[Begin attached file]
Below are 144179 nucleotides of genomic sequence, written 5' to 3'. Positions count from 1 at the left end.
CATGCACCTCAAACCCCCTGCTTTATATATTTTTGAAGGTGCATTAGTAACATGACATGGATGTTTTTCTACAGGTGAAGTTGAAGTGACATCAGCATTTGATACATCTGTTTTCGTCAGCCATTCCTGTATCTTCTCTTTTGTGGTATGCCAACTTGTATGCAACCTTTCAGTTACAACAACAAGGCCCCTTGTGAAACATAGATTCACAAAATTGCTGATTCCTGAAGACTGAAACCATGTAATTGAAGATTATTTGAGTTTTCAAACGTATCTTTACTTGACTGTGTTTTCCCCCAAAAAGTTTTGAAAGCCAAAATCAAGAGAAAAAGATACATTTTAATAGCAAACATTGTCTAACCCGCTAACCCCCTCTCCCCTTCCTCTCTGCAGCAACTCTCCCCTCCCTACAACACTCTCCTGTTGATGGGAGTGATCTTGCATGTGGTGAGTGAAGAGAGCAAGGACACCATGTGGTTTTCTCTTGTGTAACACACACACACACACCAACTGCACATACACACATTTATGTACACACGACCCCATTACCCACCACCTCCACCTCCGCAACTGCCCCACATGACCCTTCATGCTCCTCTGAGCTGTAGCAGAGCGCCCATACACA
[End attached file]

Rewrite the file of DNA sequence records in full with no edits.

Below are 144179 nucleotides of genomic sequence, written 5' to 3'. Positions count from 1 at the left end.
CATGCACCTCAAACCCCCTGCTTTATATATTTTTGAAGGTGCATTAGTAACATGACATGGATGTTTTTCTACAGGTGAAGTTGAAGTGACATCAGCATTTGATACATCTGTTTTCGTCAGCCATTCCTGTATCTTCTCTTTTGTGGTATGCCAACTTGTATGCAACCTTTCAGTTACAACAACAAGGCCCCTTGTGAAACATAGATTCACAAAATTGCTGATTCCTGAAGACTGAAACCATGTAATTGAAGATTATTTGAGTTTTCAAACGTATCTTTACTTGACTGTGTTTTCCCCCAAAAAGTTTTGAAAGCCAAAATCAAGAGAAAAAGATACATTTTAATAGCAAACATTGTCTAACCCGCTAACCCCCTCTCCCCTTCCTCTCTGCAGCAACTCTCCCCTCCCTACAACACTCTCCTGTTGATGGGAGTGATCTTGCATGTGGTGAGTGAAGAGAGCAAGGACACCATGTGGTTTTCTCTTGTGTAACACACACACACACACCAACTGCACATACACACATTTATGTACACACGACCCCATTACCCACCACCTCCACCTCCGCAACTGCCCCACATGACCCTTCATGCTCCTCTGAGCTGTAGCAGAGCGCCCATACACA